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Journal of Cardiovascular Magnetic Resonance

Open Access

Analysis of right heart flow patterns in repaired Tetralogy of Fallot with 4D flow-sensitive MRI

  • Christopher J Francois1,
  • Shardha Srinivasan1,
  • Benjamin R Landgraf1,
  • Eric Niespodzany1,
  • Oliver Wieben1 and
  • Alex Frydrychowicz1
Journal of Cardiovascular Magnetic Resonance201113(Suppl 1):P206

Published: 2 February 2011


Right VentricleInferior Vena CavaRight VentricleSuperior Vena CavaRight Atrium


Cardiac MRI (CMR) is used to follow patients after TOF repair to assess pulmonary regurgitation (PR), pulmonary stenosis (PS) and right ventricular (RV) function. 4D flow-sensitive MRI techniques enable visualization of complex flow patterns [1],[2]. With the ability to simultaneously acquire morphology and hemodynamics for visualization and quantification, they may improve evaluation of functional outcomes following surgery for complex CHD.


Analyze flow patterns in superior vena cava (SVC), inferior vena cava (IVC), right atrium (RA), right ventricle (RV), and main, right and left pulmonary arteries (MPA, RPA, and LPA) using 3D radially-undersampled, 4D flow-sensitive MRI.


This HIPAA-compliant study was performed in 11 patients with TOF (5M/6F; 20.1±12.4 years) on 1.5T and 3.0T clinical systems (GE Healthcare, Waukesha, WI) after IRB-approval and obtaining consent. 4D flow-sensitive MRI data were acquired with a radially undersampled phase contrast (PC) sequence, PC VIPR [2] with: 320mm3 volume, 1.0-1.25mm3 acquired isotropic spatial resolution, and VENC of 50-200cm/s. Scan time was approximately 8-12min using an adaptive respiratory bellows reading and 50% efficiency. Retrospective ECG-triggered cardiac gating was used with datasets reconstructed into 20 time frames. Flow visualization and analysis (Table 1) was performed using Ensight (CEI, Apex, NC) with particle trace emitter planes placed in SVC, IVC, tricuspid valve, and MPA.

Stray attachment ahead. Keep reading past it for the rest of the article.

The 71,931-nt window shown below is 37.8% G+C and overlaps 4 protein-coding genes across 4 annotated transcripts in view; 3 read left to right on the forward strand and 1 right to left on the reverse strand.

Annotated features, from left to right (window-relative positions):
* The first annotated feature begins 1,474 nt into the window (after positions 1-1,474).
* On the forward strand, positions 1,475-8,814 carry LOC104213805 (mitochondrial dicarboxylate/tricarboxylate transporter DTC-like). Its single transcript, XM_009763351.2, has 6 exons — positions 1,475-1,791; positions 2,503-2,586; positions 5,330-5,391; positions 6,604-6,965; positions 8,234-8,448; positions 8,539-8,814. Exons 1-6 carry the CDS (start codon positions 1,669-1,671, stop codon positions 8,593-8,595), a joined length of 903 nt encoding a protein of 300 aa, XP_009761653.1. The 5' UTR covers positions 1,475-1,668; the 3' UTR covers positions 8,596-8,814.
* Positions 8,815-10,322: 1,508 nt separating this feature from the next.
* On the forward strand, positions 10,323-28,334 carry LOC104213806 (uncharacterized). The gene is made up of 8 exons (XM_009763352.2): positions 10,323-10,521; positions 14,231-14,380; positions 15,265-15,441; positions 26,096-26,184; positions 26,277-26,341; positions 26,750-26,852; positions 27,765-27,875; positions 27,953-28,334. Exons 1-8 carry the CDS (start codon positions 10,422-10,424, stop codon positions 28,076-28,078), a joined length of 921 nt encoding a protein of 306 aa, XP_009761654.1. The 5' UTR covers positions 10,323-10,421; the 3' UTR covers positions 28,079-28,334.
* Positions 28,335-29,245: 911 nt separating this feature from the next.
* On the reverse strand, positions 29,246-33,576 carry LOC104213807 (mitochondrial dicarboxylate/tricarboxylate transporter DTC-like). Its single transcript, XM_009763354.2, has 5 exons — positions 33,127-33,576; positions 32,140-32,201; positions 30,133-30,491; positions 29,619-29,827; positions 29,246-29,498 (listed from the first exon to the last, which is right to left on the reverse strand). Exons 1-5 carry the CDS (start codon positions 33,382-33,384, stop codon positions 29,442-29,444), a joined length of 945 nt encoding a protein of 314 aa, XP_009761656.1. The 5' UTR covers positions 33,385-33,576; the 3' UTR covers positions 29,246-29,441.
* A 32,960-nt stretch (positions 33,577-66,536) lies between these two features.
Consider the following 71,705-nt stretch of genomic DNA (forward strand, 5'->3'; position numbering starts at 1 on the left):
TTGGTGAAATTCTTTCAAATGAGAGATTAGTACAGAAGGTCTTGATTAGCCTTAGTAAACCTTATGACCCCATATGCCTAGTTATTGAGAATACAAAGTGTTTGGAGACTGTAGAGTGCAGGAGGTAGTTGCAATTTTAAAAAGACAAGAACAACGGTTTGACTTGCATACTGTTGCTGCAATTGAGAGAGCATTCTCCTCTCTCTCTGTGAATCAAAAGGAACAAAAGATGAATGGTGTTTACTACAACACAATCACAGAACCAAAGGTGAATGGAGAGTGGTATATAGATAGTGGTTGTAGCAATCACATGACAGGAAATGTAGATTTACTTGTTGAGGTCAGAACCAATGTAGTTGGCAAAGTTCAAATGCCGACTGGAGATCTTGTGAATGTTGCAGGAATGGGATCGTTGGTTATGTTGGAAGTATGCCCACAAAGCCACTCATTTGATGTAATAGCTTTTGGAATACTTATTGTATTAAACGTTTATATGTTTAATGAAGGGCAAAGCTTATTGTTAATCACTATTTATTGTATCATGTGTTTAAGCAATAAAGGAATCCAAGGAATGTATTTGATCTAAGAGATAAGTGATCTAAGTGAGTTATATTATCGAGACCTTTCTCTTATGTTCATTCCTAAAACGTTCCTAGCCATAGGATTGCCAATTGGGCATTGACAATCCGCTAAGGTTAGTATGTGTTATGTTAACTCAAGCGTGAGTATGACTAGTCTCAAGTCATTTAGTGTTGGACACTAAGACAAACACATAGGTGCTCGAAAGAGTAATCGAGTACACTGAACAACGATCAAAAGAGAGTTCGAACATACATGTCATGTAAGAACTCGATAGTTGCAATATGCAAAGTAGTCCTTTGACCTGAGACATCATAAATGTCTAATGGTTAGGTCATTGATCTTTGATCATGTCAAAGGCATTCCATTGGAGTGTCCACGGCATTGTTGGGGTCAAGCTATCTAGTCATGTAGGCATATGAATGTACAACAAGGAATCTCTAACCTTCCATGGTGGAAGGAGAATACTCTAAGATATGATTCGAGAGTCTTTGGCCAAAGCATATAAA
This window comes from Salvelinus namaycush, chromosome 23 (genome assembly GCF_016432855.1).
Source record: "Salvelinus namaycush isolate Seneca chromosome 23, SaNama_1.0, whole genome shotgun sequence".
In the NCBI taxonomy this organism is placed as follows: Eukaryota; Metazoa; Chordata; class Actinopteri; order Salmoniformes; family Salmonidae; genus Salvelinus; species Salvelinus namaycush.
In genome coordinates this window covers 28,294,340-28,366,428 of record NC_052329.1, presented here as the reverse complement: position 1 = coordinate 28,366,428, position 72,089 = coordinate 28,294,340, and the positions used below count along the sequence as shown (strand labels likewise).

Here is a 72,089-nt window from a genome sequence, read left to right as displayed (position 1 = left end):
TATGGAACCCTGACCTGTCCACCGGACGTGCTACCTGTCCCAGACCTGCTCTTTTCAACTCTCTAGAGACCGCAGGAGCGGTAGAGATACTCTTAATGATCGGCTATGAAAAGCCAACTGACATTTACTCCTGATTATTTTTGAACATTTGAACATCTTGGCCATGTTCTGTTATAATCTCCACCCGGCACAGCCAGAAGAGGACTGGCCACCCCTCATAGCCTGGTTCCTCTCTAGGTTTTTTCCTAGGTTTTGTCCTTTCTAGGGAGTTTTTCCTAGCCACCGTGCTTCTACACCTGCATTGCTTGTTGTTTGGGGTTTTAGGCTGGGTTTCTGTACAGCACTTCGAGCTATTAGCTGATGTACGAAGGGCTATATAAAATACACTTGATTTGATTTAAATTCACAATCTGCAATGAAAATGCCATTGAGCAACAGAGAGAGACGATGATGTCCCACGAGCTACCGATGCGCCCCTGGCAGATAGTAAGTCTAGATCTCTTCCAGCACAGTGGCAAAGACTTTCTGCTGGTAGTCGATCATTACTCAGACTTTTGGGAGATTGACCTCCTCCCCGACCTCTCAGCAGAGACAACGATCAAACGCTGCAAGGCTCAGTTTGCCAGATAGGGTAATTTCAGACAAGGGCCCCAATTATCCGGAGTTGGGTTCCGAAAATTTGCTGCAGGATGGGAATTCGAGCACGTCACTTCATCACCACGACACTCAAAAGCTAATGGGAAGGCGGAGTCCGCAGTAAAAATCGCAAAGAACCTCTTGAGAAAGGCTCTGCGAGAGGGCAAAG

Table 1

Grading system for evaluation of right heart flow patterns



S wave > D wave



D wave > S wave



normal, single clockwise vortex



increased vortices

RV diastole


normal right-handed helix through TV



increased helicity and vorticity

RV systole


uniform, laminar flow toward RVOT



non-uniform outflow



uniform, laminar flow



helical or vortical flow


SVC and IVC flow was greater during diastole than systole in 8/11. Increased RA vortices were present in 7/11. RV diastolic flow was normal in 1/11. RV systolic flow was normal in 9/11. MPA, RPA, and LPA flow was helical or vortical in 6/11, 10/11, and 10/11, respectively. PR and PS were present in 10/11 and 6/11, respectively.


Flow patterns in the right heart of patients with repaired TOF are altered compared to previously reported flow patterns in normal subjects [3],[4]. These alterations may help explain the increased symptoms during exercise in the repaired heart. An additional benefit of acquiring 4D flow-sensitive MRI data is that flow analysis can be performed post priori through any area of interest.
Figure 1

Right atrial and ventricular particle tracings. (A) A second RA vortex (closed arrow) was present during diastole in 7/11. (B) RV inflow was directed toward the RV apex (open arrow) in patients with PR (closed arrow). (C) RV outflow was normal in 9/11.

Authors’ Affiliations

University of Wisconsin, Madison, USA


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© Francois et al; licensee BioMed Central Ltd. 2011

This article is published under license to BioMed Central Ltd. This is an open access article distributed under the terms of the Creative Commons Attribution License (, which permits unrestricted use, distribution, and reproduction in any medium, provided the original work is properly cited.